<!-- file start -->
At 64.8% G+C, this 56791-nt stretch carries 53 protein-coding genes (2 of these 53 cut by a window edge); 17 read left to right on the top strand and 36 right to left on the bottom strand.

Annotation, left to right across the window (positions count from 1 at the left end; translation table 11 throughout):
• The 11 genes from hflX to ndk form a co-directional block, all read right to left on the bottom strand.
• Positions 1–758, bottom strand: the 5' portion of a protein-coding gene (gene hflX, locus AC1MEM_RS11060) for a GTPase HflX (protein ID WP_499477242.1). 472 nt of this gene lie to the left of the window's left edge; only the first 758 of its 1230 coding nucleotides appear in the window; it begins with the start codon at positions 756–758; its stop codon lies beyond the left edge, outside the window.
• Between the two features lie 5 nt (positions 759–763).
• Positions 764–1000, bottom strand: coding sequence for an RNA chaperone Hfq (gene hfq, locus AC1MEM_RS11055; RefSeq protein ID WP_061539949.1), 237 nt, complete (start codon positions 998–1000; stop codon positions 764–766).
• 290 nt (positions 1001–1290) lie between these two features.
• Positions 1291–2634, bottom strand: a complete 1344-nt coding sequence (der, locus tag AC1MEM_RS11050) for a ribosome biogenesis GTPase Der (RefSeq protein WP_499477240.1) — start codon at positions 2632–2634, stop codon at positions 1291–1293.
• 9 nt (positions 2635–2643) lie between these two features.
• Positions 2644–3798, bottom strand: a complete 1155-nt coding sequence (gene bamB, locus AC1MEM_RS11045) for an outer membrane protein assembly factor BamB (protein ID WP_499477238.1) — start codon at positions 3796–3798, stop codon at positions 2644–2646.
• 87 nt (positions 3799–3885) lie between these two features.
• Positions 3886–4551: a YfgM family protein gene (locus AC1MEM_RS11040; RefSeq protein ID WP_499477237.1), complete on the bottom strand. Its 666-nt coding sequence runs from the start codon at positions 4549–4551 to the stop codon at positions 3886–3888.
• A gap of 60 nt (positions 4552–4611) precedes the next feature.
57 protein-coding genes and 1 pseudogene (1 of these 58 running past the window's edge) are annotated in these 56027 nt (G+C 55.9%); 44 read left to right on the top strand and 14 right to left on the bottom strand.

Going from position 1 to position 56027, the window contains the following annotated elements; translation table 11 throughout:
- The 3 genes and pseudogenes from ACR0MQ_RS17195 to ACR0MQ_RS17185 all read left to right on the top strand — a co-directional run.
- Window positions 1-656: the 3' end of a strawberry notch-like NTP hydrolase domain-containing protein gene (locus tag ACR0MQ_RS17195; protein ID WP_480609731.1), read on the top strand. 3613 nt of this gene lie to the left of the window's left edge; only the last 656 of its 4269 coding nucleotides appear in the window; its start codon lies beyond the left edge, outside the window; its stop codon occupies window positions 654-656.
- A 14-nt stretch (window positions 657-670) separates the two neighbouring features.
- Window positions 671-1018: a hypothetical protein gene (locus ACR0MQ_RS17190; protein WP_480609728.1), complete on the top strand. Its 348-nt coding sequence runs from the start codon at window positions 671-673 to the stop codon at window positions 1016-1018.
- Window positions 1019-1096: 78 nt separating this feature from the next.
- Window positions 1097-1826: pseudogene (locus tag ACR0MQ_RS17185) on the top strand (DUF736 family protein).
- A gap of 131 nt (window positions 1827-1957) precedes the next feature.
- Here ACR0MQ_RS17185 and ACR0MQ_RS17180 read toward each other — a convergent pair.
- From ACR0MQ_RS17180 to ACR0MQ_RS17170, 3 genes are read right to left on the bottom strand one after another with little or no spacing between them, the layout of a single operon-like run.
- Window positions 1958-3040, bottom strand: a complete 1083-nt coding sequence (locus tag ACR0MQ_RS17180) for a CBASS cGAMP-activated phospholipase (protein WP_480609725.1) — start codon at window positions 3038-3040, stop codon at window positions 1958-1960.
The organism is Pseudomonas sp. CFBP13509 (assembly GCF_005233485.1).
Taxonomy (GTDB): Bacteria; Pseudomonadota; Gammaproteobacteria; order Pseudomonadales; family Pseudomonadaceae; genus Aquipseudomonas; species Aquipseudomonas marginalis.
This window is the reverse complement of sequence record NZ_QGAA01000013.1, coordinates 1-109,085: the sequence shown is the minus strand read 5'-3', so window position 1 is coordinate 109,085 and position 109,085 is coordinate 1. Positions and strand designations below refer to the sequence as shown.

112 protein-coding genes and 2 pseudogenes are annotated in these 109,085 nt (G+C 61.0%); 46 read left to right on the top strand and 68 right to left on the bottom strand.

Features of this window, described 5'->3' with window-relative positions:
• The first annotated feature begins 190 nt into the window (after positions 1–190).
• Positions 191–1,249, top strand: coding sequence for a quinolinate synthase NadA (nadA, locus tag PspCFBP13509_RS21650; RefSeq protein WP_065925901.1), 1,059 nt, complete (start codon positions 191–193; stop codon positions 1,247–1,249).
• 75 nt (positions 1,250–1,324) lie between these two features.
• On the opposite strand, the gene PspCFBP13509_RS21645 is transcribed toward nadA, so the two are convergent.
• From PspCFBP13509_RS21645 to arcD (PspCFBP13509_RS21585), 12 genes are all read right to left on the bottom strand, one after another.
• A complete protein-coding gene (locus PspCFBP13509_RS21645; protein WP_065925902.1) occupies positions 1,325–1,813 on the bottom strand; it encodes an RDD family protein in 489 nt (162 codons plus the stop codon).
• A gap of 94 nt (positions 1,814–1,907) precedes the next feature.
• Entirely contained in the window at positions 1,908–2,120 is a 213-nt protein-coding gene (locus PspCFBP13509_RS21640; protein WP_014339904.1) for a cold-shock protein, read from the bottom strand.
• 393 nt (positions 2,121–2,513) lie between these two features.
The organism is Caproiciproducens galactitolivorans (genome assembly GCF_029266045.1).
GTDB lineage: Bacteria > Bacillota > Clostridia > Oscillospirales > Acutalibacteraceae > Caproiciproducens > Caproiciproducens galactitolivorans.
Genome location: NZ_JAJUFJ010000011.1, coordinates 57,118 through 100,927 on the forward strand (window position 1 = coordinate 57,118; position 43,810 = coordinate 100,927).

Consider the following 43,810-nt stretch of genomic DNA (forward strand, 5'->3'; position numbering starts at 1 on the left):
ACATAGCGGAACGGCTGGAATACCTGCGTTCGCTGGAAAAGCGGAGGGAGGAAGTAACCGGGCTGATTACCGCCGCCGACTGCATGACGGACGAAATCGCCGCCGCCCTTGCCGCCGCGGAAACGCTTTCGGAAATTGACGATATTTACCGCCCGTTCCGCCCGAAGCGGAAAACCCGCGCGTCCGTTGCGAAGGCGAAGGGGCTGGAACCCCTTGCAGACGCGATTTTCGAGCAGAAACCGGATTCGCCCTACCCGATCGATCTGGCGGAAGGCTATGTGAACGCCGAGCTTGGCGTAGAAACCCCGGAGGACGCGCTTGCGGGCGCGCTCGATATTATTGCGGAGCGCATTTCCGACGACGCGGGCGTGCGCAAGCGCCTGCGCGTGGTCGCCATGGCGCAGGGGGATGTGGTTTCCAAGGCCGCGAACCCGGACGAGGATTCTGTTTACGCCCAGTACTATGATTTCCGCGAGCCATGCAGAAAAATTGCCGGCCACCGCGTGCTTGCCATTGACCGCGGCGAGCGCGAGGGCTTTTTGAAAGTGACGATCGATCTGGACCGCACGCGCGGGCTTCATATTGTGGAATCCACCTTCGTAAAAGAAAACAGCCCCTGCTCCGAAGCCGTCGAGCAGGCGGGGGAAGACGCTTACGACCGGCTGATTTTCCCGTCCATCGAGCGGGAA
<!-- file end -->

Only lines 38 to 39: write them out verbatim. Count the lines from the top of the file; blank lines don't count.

• Entirely contained in the window at positions 1,908–2,120 is a 213-nt protein-coding gene (locus PspCFBP13509_RS21640; protein WP_014339904.1) for a cold-shock protein, read from the bottom strand.
• 393 nt (positions 2,121–2,513) lie between these two features.